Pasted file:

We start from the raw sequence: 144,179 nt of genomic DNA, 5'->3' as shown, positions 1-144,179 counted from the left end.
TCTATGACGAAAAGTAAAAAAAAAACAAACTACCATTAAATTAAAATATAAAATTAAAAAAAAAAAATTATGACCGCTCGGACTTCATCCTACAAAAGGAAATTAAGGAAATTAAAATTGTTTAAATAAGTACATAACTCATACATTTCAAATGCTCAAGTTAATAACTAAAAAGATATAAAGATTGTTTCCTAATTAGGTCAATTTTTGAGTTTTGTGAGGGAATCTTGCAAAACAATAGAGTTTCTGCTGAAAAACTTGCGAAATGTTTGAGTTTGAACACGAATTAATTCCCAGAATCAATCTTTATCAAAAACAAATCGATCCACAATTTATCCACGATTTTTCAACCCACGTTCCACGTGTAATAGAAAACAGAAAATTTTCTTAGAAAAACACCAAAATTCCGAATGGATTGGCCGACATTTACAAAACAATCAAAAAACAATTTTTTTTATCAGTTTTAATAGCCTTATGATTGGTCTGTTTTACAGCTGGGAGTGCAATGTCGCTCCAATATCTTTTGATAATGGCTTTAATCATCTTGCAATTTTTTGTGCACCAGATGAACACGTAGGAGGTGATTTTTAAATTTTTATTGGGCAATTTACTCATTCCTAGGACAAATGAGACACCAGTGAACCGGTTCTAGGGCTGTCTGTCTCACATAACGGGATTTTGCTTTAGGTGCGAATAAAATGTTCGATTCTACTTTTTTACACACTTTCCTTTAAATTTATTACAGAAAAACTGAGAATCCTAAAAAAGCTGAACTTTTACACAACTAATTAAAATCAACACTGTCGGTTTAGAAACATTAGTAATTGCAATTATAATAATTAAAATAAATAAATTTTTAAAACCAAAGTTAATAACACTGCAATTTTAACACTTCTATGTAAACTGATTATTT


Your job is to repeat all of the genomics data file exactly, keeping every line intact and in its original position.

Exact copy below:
We start from the raw sequence: 144,179 nt of genomic DNA, 5'->3' as shown, positions 1-144,179 counted from the left end.
TCTATGACGAAAAGTAAAAAAAAAACAAACTACCATTAAATTAAAATATAAAATTAAAAAAAAAAAATTATGACCGCTCGGACTTCATCCTACAAAAGGAAATTAAGGAAATTAAAATTGTTTAAATAAGTACATAACTCATACATTTCAAATGCTCAAGTTAATAACTAAAAAGATATAAAGATTGTTTCCTAATTAGGTCAATTTTTGAGTTTTGTGAGGGAATCTTGCAAAACAATAGAGTTTCTGCTGAAAAACTTGCGAAATGTTTGAGTTTGAACACGAATTAATTCCCAGAATCAATCTTTATCAAAAACAAATCGATCCACAATTTATCCACGATTTTTCAACCCACGTTCCACGTGTAATAGAAAACAGAAAATTTTCTTAGAAAAACACCAAAATTCCGAATGGATTGGCCGACATTTACAAAACAATCAAAAAACAATTTTTTTTATCAGTTTTAATAGCCTTATGATTGGTCTGTTTTACAGCTGGGAGTGCAATGTCGCTCCAATATCTTTTGATAATGGCTTTAATCATCTTGCAATTTTTTGTGCACCAGATGAACACGTAGGAGGTGATTTTTAAATTTTTATTGGGCAATTTACTCATTCCTAGGACAAATGAGACACCAGTGAACCGGTTCTAGGGCTGTCTGTCTCACATAACGGGATTTTGCTTTAGGTGCGAATAAAATGTTCGATTCTACTTTTTTACACACTTTCCTTTAAATTTATTACAGAAAAACTGAGAATCCTAAAAAAGCTGAACTTTTACACAACTAATTAAAATCAACACTGTCGGTTTAGAAACATTAGTAATTGCAATTATAATAATTAAAATAAATAAATTTTTAAAACCAAAGTTAATAACACTGCAATTTTAACACTTCTATGTAAACTGATTATTT